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Estimating Causal Effects

Structural Causal Model

Structural causal models (SCMs) are a type of model used in causal inference to represent the relationships between variables and how they cause each other.

Unlike a standard ML model in which the objective is to develop predictive relationships, SCMs are optimized to give us the correct treatment effect between variables: they provide a framework for testing hypotheses about how changes to one variable will affect other variables in the system, allowing us to estimate causal effects from observational data, which is particularly important when it is not possible or ethical to conduct randomized controlled experiments.

SCMs are widely used in fields such as economics, social sciences, epidemiology, and computer science, among others. They have many practical applications, such as understanding the effects of policy interventions, identifying the factors that contribute to disease outbreaks, modeling relationships in a supply-chain, measuring the impact of advertisement spend, etc.

Causal Effect Estimation

Causal effect estimation is a fundamental aspect of empirical research, where understanding the impact of interventions or policies is critical. The goal of causal effect estimation is to quantify the effect of a particular treatment or intervention on an outcome of interest while controlling for other factors that might affect the outcome. One approach to estimating causal effects is through randomized controlled trials (RCTs), where participants are randomly assigned to either a treatment or a control group. Randomization helps ensure that any differences observed in outcomes between the two groups are due to the treatment rather than other factors.

In cases where RCTs are not feasible or ethical, instrumental variables (IV) analysis can be used to estimate causal effects. IV analysis employs an instrumental variable that is related to the treatment but not directly related to the outcome of interest. This instrumental variable is used to estimate the treatment effect on the outcome, while controlling for other factors that might influence the outcome. The validity of the instrumental variable depends on the so-called “exclusion restriction” condition, which requires that the instrumental variable affects the outcome solely through its effect on the treatment.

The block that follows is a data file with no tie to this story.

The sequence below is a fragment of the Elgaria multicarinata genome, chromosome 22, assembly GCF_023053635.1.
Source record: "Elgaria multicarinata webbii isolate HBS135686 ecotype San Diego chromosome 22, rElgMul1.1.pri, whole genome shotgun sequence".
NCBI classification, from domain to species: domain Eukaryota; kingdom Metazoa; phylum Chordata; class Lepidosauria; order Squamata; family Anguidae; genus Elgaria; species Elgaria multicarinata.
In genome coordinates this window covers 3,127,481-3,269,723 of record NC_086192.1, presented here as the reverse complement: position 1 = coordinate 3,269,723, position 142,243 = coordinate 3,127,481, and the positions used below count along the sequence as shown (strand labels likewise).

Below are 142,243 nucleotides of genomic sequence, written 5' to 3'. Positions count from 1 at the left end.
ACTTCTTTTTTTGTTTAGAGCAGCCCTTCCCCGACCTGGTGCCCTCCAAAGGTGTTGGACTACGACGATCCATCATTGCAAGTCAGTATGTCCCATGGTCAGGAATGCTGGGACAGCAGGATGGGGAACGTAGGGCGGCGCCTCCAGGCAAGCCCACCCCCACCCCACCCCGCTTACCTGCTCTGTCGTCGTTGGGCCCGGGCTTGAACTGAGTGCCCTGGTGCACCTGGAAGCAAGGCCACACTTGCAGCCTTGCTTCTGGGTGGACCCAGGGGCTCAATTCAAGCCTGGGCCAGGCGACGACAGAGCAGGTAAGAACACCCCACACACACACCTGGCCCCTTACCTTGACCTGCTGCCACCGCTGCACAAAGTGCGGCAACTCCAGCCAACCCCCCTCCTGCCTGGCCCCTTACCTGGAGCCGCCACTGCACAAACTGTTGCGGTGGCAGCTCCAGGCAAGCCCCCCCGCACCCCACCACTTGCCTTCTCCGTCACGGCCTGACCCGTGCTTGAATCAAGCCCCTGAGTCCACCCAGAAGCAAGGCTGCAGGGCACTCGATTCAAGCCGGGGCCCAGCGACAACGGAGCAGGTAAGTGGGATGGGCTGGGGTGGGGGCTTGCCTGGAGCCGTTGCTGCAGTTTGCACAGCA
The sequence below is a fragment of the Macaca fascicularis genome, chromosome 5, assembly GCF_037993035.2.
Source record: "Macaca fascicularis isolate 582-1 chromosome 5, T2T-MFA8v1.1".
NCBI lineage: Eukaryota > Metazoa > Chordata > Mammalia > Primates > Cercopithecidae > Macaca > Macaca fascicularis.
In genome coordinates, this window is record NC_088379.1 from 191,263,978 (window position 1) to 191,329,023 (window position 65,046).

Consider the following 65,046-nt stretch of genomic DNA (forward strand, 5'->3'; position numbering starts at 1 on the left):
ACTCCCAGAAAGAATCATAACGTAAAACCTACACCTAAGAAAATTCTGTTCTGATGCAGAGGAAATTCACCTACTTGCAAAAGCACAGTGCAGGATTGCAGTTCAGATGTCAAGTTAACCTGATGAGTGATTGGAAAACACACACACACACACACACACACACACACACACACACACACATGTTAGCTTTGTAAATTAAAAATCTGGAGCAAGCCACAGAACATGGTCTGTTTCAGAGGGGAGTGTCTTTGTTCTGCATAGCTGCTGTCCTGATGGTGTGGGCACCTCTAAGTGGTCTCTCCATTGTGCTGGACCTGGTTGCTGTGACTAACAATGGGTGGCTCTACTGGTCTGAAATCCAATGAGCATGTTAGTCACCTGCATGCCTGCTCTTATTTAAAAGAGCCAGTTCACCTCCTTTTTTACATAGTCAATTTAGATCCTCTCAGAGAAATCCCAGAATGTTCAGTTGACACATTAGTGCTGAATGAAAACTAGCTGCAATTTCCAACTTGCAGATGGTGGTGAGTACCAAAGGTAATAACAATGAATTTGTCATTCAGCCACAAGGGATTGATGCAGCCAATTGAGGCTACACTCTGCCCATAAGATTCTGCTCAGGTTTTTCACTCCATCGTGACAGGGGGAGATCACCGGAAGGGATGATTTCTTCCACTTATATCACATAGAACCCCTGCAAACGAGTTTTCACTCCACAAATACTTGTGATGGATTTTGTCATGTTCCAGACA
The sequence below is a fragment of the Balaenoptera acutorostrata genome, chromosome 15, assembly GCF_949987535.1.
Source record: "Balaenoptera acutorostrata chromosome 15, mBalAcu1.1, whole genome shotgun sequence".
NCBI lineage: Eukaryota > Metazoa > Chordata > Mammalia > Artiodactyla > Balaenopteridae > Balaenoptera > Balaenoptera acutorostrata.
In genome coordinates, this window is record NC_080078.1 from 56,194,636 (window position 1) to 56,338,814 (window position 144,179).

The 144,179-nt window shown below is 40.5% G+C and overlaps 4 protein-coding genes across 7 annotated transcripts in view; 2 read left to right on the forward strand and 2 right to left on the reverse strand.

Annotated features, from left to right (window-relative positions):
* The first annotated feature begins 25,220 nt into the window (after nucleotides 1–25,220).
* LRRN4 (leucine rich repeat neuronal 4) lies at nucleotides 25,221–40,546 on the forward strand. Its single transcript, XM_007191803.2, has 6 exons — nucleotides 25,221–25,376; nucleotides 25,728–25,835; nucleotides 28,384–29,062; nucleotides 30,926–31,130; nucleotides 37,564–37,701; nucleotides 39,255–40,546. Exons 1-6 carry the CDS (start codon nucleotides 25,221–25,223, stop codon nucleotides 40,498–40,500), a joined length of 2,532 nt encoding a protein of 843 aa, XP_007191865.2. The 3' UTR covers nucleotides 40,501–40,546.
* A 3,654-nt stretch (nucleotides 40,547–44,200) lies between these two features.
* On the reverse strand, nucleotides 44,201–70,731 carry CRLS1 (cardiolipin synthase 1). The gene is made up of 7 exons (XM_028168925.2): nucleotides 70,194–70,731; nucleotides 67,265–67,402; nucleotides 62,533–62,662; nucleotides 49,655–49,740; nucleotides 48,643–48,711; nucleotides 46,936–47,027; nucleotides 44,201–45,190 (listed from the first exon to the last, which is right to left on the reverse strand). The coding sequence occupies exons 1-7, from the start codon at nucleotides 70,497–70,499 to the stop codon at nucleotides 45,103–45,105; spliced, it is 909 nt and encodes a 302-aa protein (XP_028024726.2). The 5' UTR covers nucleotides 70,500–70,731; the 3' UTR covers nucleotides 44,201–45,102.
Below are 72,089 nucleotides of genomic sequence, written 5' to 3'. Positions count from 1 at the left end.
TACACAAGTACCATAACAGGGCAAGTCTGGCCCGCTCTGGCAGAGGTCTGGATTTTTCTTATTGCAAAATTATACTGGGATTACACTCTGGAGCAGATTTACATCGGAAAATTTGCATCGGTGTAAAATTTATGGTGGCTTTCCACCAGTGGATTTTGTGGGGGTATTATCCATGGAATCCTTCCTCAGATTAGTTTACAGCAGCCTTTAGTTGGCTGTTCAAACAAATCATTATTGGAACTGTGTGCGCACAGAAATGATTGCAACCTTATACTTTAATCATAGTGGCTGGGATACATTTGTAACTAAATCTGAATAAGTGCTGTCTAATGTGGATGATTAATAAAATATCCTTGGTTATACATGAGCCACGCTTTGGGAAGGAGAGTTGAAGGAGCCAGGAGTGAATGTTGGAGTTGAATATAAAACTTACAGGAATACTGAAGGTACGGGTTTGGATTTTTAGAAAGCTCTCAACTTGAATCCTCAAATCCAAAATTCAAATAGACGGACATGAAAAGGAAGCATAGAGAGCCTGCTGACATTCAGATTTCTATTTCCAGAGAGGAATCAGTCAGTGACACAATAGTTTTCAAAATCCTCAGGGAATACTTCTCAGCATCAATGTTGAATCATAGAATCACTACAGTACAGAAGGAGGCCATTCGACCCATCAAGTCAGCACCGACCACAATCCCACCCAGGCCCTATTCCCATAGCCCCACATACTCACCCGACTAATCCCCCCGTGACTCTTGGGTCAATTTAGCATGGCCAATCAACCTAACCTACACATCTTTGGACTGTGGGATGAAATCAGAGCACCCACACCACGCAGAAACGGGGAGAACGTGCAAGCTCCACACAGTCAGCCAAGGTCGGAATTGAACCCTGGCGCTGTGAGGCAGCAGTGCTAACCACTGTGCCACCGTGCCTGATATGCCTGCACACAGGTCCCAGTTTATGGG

Propensity score matching (PSM) is another approach to estimate causal effects, which aims to create a comparison group that is similar to the treatment group by matching participants based on a set of covariates or characteristics. This helps address the issue of selection bias, where participants who receive the treatment may differ systematically from those who do not. PSM can be used to estimate the treatment effect while controlling for other factors that might influence the outcome. However, PSM assumes that the covariates used for matching are sufficient to control for all confounding variables, which may not always be the case.

Finally, the back-door criterion is another approach to estimate causal effects, and involves identifying a set of variables that can block all "back-door" paths between the treatment and the outcome. The back-door criterion allows for estimation of causal effects by conditioning the data on these variables, also known as an adjustment set, and marginalizing using an appropriate formula. The back-door criterion requires strong assumptions about the causal structure of the data, and its validity depends on the accuracy of these assumptions.

In summary, estimating causal effects is essential to determine the effectiveness of interventions or policies. RCTs, IV analysis, PSM, and the back-door criterion are all useful methods to estimate causal effects, each with its advantages and limitations. Choosing the appropriate method depends on the research question, the available data, and the feasibility of each method.